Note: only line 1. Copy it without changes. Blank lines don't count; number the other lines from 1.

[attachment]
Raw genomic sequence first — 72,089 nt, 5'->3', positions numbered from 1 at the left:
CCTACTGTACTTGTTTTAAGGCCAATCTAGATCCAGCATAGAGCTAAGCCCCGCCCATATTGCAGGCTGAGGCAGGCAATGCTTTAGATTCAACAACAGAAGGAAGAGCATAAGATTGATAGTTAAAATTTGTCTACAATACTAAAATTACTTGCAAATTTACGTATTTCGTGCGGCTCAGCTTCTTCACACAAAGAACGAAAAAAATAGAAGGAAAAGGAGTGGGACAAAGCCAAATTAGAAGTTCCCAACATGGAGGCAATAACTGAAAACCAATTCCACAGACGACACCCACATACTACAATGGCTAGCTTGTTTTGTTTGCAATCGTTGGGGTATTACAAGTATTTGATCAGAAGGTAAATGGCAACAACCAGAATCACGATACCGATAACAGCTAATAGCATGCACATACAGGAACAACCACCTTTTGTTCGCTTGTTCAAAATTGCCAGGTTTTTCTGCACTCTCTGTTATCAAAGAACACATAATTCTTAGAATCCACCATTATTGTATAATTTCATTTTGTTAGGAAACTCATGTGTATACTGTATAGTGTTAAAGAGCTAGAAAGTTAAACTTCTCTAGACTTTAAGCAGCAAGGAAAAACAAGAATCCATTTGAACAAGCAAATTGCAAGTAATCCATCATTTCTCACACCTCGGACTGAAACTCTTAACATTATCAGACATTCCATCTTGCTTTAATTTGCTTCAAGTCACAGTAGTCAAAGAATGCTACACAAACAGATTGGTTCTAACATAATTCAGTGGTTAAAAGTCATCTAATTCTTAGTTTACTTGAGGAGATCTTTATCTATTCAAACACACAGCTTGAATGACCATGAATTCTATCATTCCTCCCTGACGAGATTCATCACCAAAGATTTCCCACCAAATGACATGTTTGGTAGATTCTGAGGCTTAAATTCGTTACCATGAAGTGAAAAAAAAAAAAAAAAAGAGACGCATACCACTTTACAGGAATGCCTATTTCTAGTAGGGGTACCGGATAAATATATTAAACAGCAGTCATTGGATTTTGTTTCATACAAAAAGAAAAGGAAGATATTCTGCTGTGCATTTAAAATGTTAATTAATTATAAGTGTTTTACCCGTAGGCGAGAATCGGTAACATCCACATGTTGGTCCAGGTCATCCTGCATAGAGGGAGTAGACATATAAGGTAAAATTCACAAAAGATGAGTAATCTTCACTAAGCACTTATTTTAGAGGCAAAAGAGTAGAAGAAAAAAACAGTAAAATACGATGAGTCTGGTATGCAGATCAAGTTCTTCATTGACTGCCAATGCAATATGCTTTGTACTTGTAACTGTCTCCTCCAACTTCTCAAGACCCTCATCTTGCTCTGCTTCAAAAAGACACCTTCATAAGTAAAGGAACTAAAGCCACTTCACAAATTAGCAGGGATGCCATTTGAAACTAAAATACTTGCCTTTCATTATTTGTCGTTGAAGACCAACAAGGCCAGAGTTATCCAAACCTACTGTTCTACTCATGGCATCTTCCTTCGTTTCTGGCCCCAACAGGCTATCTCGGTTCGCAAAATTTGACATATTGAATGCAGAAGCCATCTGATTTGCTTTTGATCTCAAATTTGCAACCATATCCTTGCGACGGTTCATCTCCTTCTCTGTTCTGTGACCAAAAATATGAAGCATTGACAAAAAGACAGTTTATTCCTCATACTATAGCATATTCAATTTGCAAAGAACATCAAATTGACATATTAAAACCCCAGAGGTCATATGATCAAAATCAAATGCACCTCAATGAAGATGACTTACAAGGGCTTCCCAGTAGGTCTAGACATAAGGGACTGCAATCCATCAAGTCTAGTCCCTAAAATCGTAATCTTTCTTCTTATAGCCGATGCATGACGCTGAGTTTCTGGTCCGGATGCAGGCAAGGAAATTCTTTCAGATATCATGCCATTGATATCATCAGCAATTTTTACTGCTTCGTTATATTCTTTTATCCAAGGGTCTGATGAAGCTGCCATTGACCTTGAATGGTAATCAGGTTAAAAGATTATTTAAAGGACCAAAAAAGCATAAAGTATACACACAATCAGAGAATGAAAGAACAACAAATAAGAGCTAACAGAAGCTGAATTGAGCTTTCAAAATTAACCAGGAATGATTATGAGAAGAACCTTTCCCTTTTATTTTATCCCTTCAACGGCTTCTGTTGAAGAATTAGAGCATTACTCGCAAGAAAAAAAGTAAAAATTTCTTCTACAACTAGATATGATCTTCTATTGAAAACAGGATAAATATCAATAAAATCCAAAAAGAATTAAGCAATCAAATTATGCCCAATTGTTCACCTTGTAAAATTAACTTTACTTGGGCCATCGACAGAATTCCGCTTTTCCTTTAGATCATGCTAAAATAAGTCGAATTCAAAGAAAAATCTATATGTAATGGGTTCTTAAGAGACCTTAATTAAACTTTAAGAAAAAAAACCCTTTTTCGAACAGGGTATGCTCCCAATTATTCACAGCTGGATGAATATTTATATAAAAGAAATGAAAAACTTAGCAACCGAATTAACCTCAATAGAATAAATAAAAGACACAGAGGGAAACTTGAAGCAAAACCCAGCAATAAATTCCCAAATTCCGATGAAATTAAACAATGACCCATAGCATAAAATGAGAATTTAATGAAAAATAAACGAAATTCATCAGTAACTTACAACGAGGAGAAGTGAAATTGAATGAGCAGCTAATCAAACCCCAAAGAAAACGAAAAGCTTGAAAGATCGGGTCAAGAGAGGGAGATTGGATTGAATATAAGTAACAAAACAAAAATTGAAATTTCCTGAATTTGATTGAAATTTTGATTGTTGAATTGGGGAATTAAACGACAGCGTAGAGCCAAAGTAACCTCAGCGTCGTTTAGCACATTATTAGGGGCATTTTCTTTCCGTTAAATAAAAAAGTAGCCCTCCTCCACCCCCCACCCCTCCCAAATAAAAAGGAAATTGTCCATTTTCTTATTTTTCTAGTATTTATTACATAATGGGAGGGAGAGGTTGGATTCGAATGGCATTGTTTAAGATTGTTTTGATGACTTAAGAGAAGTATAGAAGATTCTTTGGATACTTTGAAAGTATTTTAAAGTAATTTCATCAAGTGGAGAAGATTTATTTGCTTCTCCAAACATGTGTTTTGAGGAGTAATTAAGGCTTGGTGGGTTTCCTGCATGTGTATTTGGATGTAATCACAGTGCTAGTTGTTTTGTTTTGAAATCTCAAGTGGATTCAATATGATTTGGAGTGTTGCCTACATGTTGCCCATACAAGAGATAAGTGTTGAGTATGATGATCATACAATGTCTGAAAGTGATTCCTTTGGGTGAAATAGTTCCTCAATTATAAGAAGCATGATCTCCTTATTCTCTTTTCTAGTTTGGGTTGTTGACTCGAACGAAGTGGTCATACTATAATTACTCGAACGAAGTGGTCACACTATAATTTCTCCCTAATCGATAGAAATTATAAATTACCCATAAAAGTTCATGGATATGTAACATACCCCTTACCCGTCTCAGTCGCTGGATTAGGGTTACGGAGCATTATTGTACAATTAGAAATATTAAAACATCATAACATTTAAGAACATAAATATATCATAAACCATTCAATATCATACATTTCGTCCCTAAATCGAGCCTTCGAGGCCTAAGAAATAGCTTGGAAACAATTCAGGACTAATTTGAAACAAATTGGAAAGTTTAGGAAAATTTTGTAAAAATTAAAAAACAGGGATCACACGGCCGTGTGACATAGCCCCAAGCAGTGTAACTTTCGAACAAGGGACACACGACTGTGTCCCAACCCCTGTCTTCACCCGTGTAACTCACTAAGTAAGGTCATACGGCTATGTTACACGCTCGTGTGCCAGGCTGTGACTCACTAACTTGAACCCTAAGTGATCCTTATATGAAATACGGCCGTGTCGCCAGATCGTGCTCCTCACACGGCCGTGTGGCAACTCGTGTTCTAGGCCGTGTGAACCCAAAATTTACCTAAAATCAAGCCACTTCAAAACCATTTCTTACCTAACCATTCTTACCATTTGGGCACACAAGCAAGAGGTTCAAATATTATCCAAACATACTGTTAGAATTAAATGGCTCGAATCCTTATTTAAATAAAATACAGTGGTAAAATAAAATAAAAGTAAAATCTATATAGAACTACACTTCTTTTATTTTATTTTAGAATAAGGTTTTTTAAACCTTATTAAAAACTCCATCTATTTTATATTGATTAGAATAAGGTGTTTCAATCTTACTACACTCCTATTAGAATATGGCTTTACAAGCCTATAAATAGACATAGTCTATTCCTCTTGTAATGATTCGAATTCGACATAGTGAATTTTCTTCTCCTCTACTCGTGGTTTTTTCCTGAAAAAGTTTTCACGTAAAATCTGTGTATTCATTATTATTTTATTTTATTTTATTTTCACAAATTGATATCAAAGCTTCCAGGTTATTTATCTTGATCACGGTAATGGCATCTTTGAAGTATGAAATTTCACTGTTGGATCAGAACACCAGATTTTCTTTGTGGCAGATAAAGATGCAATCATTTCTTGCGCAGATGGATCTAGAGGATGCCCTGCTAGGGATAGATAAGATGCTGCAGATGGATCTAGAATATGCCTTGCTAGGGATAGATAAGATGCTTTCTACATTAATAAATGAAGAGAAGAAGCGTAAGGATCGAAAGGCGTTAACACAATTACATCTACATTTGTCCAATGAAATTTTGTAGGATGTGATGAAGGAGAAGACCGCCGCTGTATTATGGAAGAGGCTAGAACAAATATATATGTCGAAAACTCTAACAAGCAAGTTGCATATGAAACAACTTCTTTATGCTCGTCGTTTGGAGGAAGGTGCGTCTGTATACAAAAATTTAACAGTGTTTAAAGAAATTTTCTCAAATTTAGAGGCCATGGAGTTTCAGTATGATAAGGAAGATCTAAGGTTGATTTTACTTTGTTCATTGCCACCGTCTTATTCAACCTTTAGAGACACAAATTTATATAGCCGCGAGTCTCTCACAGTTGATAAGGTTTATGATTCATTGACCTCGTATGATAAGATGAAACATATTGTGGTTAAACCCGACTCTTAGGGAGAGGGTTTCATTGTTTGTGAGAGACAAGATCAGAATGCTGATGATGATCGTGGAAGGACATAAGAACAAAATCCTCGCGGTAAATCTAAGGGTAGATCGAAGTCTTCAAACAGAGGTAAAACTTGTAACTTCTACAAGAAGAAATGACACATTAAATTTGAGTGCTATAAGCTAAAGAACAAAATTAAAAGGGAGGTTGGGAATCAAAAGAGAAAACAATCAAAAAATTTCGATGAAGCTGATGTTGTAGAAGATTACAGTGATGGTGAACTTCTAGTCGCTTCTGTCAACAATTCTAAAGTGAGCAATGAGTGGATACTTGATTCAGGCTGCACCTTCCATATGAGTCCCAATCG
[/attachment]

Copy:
Raw genomic sequence first — 72,089 nt, 5'->3', positions numbered from 1 at the left: